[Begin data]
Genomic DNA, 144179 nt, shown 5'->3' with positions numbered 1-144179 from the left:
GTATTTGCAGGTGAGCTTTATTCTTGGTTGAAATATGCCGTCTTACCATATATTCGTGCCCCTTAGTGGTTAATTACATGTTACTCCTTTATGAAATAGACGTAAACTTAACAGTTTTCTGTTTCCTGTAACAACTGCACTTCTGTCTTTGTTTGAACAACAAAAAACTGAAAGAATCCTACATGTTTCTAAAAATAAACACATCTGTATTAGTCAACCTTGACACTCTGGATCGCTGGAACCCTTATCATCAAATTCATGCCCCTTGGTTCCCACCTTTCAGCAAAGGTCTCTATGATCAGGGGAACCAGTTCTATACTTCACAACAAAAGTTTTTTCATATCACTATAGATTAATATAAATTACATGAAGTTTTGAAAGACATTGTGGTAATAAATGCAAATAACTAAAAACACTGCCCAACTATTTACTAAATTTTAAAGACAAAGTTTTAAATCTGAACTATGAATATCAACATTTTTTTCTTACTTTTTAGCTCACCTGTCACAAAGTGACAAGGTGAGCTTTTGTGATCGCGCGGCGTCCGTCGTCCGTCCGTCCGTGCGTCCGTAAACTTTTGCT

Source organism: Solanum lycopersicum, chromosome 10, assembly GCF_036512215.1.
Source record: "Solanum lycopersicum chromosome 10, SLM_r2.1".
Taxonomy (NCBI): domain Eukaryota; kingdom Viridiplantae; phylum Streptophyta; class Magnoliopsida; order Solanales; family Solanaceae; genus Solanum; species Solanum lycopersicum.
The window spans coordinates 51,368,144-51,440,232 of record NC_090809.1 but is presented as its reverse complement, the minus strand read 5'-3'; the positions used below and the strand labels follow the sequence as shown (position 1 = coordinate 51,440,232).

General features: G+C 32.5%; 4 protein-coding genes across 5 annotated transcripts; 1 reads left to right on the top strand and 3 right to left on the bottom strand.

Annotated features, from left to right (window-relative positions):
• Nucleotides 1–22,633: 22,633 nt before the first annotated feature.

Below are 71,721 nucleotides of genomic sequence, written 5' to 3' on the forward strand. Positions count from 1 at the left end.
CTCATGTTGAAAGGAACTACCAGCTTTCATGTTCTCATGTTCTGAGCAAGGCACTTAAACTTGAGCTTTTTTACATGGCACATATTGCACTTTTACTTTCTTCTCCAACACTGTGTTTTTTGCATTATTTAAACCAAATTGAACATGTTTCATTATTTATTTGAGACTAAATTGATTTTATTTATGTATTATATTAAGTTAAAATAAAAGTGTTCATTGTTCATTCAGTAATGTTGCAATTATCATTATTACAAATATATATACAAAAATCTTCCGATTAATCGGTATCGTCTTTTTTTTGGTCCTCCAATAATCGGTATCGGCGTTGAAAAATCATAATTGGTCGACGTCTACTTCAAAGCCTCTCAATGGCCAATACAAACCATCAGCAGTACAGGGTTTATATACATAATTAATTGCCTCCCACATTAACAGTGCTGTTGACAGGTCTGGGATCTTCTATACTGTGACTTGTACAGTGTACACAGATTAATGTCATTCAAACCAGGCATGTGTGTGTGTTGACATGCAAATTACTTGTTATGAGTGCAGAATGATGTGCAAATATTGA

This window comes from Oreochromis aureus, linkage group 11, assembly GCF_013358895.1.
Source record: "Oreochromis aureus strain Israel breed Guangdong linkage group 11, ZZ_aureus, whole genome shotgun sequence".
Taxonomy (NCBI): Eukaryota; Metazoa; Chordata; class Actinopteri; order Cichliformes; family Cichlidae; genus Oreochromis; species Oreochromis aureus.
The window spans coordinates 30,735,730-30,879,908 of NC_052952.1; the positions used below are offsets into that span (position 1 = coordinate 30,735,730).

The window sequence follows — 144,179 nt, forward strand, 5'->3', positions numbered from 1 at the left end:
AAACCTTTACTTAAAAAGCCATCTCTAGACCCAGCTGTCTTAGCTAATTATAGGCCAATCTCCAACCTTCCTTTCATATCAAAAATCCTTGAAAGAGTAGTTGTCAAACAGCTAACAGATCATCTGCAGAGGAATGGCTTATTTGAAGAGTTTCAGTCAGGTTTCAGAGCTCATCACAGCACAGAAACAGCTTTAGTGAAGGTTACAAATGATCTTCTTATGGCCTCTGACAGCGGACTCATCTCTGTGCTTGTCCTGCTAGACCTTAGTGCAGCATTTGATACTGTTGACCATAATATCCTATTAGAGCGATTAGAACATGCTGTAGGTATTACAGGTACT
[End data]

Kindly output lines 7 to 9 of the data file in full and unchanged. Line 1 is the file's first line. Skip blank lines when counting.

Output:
General features: G+C 32.5%; 4 protein-coding genes across 5 annotated transcripts; 1 reads left to right on the top strand and 3 right to left on the bottom strand.

Annotated features, from left to right (window-relative positions):
• Nucleotides 1–22,633: 22,633 nt before the first annotated feature.